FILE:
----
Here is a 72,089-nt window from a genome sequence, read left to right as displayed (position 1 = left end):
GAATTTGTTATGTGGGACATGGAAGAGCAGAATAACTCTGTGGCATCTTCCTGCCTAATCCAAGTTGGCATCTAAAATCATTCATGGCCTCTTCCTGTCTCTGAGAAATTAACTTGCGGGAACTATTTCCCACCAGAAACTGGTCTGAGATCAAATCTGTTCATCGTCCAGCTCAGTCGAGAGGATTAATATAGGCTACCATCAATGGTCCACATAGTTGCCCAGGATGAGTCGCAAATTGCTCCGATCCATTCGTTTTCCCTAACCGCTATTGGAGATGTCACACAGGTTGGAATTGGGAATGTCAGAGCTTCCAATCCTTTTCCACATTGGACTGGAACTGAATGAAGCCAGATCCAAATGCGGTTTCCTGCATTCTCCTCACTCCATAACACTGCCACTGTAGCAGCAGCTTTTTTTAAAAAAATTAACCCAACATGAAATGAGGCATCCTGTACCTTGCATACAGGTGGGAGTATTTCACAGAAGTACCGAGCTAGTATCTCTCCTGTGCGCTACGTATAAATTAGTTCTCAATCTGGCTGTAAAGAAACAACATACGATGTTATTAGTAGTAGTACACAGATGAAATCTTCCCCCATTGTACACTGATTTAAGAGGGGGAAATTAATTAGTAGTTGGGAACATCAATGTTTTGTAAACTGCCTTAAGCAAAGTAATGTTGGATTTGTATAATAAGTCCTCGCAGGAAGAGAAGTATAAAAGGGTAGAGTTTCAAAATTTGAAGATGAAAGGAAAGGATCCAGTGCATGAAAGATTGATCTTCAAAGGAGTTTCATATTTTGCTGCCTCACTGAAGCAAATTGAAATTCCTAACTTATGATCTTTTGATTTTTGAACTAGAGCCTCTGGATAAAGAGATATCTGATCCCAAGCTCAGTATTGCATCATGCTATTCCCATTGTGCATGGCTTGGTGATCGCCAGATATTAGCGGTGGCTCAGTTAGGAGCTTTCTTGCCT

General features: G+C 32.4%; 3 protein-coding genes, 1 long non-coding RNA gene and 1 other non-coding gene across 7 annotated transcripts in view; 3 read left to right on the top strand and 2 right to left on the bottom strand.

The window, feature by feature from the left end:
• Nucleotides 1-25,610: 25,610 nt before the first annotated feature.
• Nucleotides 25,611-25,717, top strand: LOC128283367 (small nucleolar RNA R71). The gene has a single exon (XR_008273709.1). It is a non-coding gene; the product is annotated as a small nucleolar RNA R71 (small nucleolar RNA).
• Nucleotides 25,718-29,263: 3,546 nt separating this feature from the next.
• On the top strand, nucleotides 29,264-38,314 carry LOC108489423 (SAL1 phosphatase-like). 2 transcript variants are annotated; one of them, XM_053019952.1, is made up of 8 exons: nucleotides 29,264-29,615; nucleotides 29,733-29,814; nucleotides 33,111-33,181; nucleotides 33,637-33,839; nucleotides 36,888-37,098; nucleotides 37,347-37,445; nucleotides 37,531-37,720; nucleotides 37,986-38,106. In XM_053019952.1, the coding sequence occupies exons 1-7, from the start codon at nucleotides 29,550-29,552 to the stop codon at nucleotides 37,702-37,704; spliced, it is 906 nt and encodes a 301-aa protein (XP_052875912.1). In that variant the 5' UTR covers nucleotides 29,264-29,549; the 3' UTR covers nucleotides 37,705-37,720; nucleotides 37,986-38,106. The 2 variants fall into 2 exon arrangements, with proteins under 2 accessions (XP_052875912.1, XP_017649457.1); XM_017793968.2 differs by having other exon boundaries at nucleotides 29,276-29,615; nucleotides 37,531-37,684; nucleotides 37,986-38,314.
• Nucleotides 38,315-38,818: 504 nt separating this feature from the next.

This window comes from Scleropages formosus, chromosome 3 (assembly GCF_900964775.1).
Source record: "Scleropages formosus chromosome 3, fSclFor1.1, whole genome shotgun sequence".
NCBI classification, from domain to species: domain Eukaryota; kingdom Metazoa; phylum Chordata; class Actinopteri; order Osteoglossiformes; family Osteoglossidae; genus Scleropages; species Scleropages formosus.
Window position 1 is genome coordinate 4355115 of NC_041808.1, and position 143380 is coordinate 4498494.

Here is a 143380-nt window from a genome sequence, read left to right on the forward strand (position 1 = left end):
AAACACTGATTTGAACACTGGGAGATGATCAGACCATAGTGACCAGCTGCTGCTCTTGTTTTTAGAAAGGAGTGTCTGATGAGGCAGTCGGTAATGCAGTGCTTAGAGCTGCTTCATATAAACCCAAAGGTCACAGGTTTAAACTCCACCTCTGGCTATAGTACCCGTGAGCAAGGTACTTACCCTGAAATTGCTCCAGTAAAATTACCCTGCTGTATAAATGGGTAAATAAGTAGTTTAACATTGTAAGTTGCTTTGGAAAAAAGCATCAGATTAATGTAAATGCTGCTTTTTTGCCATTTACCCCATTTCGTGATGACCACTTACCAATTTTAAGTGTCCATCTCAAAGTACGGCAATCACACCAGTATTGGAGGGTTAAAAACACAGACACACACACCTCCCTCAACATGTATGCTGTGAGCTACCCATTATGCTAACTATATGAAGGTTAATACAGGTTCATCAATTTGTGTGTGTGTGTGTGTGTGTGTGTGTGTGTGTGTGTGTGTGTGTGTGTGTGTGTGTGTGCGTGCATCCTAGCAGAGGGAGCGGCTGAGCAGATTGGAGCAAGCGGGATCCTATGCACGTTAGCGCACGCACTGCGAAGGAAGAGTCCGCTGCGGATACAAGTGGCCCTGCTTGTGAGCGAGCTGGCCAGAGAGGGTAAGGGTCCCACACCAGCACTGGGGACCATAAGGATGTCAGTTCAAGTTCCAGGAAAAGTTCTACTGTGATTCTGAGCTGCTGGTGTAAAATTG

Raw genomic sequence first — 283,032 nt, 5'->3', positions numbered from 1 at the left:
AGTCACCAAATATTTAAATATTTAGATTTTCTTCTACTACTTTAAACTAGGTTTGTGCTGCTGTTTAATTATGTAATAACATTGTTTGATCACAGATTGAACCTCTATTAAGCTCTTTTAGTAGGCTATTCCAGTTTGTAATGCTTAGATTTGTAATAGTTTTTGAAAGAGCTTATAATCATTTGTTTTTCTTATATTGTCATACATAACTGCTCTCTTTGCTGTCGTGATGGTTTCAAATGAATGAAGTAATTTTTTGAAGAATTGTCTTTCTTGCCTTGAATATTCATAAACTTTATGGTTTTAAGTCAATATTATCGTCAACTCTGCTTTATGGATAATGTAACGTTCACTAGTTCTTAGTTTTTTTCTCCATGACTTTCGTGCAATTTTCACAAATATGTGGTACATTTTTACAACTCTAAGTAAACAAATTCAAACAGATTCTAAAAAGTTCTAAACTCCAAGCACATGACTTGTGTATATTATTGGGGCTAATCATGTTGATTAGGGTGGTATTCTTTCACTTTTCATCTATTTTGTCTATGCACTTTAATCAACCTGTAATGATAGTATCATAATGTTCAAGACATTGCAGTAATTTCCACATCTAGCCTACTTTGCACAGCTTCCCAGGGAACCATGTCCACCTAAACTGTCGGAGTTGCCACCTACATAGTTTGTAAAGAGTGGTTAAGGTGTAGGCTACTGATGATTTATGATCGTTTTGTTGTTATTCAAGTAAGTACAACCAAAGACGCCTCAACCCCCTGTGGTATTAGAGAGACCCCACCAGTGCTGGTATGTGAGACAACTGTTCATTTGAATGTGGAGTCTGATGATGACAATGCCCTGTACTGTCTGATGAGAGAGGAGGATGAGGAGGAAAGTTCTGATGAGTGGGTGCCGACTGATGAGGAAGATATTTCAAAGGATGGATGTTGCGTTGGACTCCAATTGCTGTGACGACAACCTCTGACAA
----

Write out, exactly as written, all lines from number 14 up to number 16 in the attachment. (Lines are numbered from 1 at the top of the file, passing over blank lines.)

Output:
Here is a 143380-nt window from a genome sequence, read left to right on the forward strand (position 1 = left end):
AAACACTGATTTGAACACTGGGAGATGATCAGACCATAGTGACCAGCTGCTGCTCTTGTTTTTAGAAAGGAGTGTCTGATGAGGCAGTCGGTAATGCAGTGCTTAGAGCTGCTTCATATAAACCCAAAGGTCACAGGTTTAAACTCCACCTCTGGCTATAGTACCCGTGAGCAAGGTACTTACCCTGAAATTGCTCCAGTAAAATTACCCTGCTGTATAAATGGGTAAATAAGTAGTTTAACATTGTAAGTTGCTTTGGAAAAAAGCATCAGATTAATGTAAATGCTGCTTTTTTGCCATTTACCCCATTTCGTGATGACCACTTACCAATTTTAAGTGTCCATCTCAAAGTACGGCAATCACACCAGTATTGGAGGGTTAAAAACACAGACACACACACCTCCCTCAACATGTATGCTGTGAGCTACCCATTATGCTAACTATATGAAGGTTAATACAGGTTCATCAATTTGTGTGTGTGTGTGTGTGTGTGTGTGTGTGTGTGTGTGTGTGTGTGTGTGTGTGTGTGTGCGTGCATCCTAGCAGAGGGAGCGGCTGAGCAGATTGGAGCAAGCGGGATCCTATGCACGTTAGCGCACGCACTGCGAAGGAAGAGTCCGCTGCGGATACAAGTGGCCCTGCTTGTGAGCGAGCTGGCCAGAGAGGGTAAGGGTCCCACACCAGCACTGGGGACCATAAGGATGTCAGTTCAAGTTCCAGGAAAAGTTCTACTGTGATTCTGAGCTGCTGGTGTAAAATTG

Raw genomic sequence first — 283,032 nt, 5'->3', positions numbered from 1 at the left: